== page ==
Officials at the 2017 Super Bowl in Houston plan to avoid making the same mistake that 2016 Super Bowl officials did by minimizing police presence and increasing surveillance.
In 2016, San Francisco police at Levi’s Stadium donned military and tactical gear with advanced weapons. This backfired when many attendees took selfies with the heavily armed law enforcement officers, which ultimately distracted them from watching over the crowds. The police had to tell tourists to stop taking photos with the officers.
The Department of Homeland Security (DHS) classifies the Super Bowl as a Special Event Assignment Rating (SEAR) 1 because of the number of attendees and media coverage, which makes it vulnerable to a terrorist attack. Local law enforcement is working with the FBI and DHS to secure the stadium this year.
About 1 million people are expected to flock to Houston for 10 days of Super Bowl-related activities and more than 100 million people are expected to watch the Feb. 5 game on television. Officials have been working for more than a year to perfect a surveillance-based approach, more sophisticated than in past years, that includes surveillance cameras, overhead helicopters, and Houston police, who will mostly be in their standard blue uniforms.
In the past, law enforcement and data analysis companies have surveyed large crowds at events by using cameras to pan the crowd, identify faces of individuals, find them on social media, and scan for code words like “help” or “bomb” in order to find possible threats to the venue.
A Houston-based network infrastructure company, Pexx, announced recently that it provided multiple video surveillance packages to the Houston Police Department in order to secure the Super Bowl. The package was specifically designed for the event and installed by Pexx employees.
“These custom packages are mounted in special weathertight boxes to facilitate rapid relocation and installation at special events such as the Super Bowl and can be easily broken down and moved to other locations as required,” said Jennifer Greene, president of Pexx.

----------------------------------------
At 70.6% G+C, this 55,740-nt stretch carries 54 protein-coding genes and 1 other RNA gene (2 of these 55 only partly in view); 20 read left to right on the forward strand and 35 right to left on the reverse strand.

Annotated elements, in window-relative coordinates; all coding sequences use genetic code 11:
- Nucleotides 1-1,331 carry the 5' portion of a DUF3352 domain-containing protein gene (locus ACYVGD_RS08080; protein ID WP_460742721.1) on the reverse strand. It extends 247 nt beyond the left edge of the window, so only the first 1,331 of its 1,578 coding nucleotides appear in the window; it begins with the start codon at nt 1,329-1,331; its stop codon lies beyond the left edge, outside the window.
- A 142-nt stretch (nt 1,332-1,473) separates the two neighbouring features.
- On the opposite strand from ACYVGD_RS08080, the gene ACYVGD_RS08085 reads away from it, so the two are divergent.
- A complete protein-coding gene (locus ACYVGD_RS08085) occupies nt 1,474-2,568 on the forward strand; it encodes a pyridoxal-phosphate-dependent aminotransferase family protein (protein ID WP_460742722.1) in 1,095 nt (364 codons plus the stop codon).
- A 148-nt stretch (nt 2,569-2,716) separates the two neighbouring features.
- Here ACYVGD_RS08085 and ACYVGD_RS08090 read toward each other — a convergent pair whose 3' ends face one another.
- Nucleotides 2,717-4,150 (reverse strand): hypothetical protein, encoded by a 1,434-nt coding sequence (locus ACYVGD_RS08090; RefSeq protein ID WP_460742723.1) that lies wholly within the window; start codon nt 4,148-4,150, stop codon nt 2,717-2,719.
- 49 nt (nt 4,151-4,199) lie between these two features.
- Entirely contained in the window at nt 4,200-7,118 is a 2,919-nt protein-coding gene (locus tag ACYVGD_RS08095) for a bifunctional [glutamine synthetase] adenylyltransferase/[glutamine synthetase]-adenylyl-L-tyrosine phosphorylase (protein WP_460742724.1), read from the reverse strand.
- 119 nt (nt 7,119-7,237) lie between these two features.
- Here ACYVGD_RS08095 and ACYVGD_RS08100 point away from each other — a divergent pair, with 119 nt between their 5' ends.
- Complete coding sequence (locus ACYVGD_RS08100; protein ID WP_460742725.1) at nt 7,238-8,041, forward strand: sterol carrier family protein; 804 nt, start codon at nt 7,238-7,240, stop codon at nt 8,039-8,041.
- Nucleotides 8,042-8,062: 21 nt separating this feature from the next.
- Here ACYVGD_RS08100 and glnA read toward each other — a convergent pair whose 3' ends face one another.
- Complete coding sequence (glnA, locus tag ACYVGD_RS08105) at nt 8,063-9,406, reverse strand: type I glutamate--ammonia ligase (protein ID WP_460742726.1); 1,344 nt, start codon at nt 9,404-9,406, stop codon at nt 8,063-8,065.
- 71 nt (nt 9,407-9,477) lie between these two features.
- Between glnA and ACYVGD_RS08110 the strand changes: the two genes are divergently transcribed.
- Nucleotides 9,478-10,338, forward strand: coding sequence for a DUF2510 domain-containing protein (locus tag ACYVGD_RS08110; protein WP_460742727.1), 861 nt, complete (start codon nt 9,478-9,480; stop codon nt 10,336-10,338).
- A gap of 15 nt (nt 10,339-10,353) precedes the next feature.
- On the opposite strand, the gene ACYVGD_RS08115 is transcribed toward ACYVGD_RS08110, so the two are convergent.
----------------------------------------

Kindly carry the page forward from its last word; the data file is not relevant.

The surveillance equipment is capable of capturing high-quality, remotely controlled video and allows the user to upgrade the system to include additional alarms and sensors. The cameras can be viewed from any location on a worldwide network, according to Greene.
Similar technology was used in 2013: After the Boston Marathon bombing, the city of Boston partnered with IBM to test an event monitoring program, similar to what Houston officials could use during the Super Bowl.
IBM used its Smart Surveillance System and Intelligent Video Analytics software at the Boston Calling music festival to provide a live video stream of the crowd during the event. The surveillance application could identify specific people in the crowd based on skin color, clothing texture, baldness, or glasses. The Boston Police said it was not involved in this surveillance program. IBM said that facial recognition software was not used at the music festival although “disclosures suggested [its] application.”
Margaret Hu is an associate professor of law at the Washington and Lee University School of Law who has studied the surveillance techniques used by IBM at Boston Calling.
“Situational awareness programs like the one used at the Boston Calling concerts demonstrate that the technological capabilities for using biometric capture and recognition software in real time are expanding significantly. These programs are highly experimental and the efficacy and accuracy of such systems is still unknown,” wrote Hu, in a chapter titled “Biometric Surveillance and Big Data,” in The Cambridge Handbook on Surveillance Law, which is due to be published this year by the Cambridge University Press.
This type of data collection that uses an identity anchor, such as a person’s face, can go even further in finding data on individuals by linking them to Internet activities, consumer habits, phone records, and DMV records. This type of biometric identity measure is only as reliable as the people conducting the searches and making decisions based on the data they find.
“Biometric data is evolving into a data surveillance axis by tethering a person’s physical identity to algorithmic-driven biographical and behavioral data analysis that can be deployed to assess future risk and to isolate data deemed suspicious,” wrote Hu.